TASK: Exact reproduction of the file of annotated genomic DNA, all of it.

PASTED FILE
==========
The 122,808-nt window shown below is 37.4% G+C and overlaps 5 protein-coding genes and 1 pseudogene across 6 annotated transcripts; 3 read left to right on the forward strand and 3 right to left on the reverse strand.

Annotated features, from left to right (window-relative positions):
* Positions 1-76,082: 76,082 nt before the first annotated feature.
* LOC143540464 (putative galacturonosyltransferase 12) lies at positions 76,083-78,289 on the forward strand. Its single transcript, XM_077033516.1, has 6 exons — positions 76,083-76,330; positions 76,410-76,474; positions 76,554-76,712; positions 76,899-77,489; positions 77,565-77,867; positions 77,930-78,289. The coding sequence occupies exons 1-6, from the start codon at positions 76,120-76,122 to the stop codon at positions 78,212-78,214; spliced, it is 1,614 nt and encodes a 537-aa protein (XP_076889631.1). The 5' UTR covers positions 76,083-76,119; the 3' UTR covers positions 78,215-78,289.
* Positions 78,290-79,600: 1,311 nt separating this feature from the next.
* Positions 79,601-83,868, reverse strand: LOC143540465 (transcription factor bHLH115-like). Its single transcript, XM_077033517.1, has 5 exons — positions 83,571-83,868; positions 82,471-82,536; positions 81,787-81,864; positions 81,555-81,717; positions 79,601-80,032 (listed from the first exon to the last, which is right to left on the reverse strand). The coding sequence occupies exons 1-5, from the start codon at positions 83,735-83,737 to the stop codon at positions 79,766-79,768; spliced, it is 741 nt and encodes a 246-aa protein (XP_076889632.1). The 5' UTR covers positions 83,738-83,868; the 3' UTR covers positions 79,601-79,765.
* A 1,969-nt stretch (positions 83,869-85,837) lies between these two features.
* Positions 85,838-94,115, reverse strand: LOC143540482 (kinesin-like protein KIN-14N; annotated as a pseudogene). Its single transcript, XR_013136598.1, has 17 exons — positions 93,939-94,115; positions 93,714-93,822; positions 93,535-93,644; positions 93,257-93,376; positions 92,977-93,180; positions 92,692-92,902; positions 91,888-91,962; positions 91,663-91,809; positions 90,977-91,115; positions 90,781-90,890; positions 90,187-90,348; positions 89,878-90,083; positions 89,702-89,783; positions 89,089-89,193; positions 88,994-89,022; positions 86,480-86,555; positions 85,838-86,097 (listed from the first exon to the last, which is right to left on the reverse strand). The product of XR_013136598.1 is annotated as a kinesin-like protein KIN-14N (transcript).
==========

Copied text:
The 122,808-nt window shown below is 37.4% G+C and overlaps 5 protein-coding genes and 1 pseudogene across 6 annotated transcripts; 3 read left to right on the forward strand and 3 right to left on the reverse strand.

Annotated features, from left to right (window-relative positions):
* Positions 1-76,082: 76,082 nt before the first annotated feature.
* LOC143540464 (putative galacturonosyltransferase 12) lies at positions 76,083-78,289 on the forward strand. Its single transcript, XM_077033516.1, has 6 exons — positions 76,083-76,330; positions 76,410-76,474; positions 76,554-76,712; positions 76,899-77,489; positions 77,565-77,867; positions 77,930-78,289. The coding sequence occupies exons 1-6, from the start codon at positions 76,120-76,122 to the stop codon at positions 78,212-78,214; spliced, it is 1,614 nt and encodes a 537-aa protein (XP_076889631.1). The 5' UTR covers positions 76,083-76,119; the 3' UTR covers positions 78,215-78,289.
* Positions 78,290-79,600: 1,311 nt separating this feature from the next.
* Positions 79,601-83,868, reverse strand: LOC143540465 (transcription factor bHLH115-like). Its single transcript, XM_077033517.1, has 5 exons — positions 83,571-83,868; positions 82,471-82,536; positions 81,787-81,864; positions 81,555-81,717; positions 79,601-80,032 (listed from the first exon to the last, which is right to left on the reverse strand). The coding sequence occupies exons 1-5, from the start codon at positions 83,735-83,737 to the stop codon at positions 79,766-79,768; spliced, it is 741 nt and encodes a 246-aa protein (XP_076889632.1). The 5' UTR covers positions 83,738-83,868; the 3' UTR covers positions 79,601-79,765.
* A 1,969-nt stretch (positions 83,869-85,837) lies between these two features.
* Positions 85,838-94,115, reverse strand: LOC143540482 (kinesin-like protein KIN-14N; annotated as a pseudogene). Its single transcript, XR_013136598.1, has 17 exons — positions 93,939-94,115; positions 93,714-93,822; positions 93,535-93,644; positions 93,257-93,376; positions 92,977-93,180; positions 92,692-92,902; positions 91,888-91,962; positions 91,663-91,809; positions 90,977-91,115; positions 90,781-90,890; positions 90,187-90,348; positions 89,878-90,083; positions 89,702-89,783; positions 89,089-89,193; positions 88,994-89,022; positions 86,480-86,555; positions 85,838-86,097 (listed from the first exon to the last, which is right to left on the reverse strand). The product of XR_013136598.1 is annotated as a kinesin-like protein KIN-14N (transcript).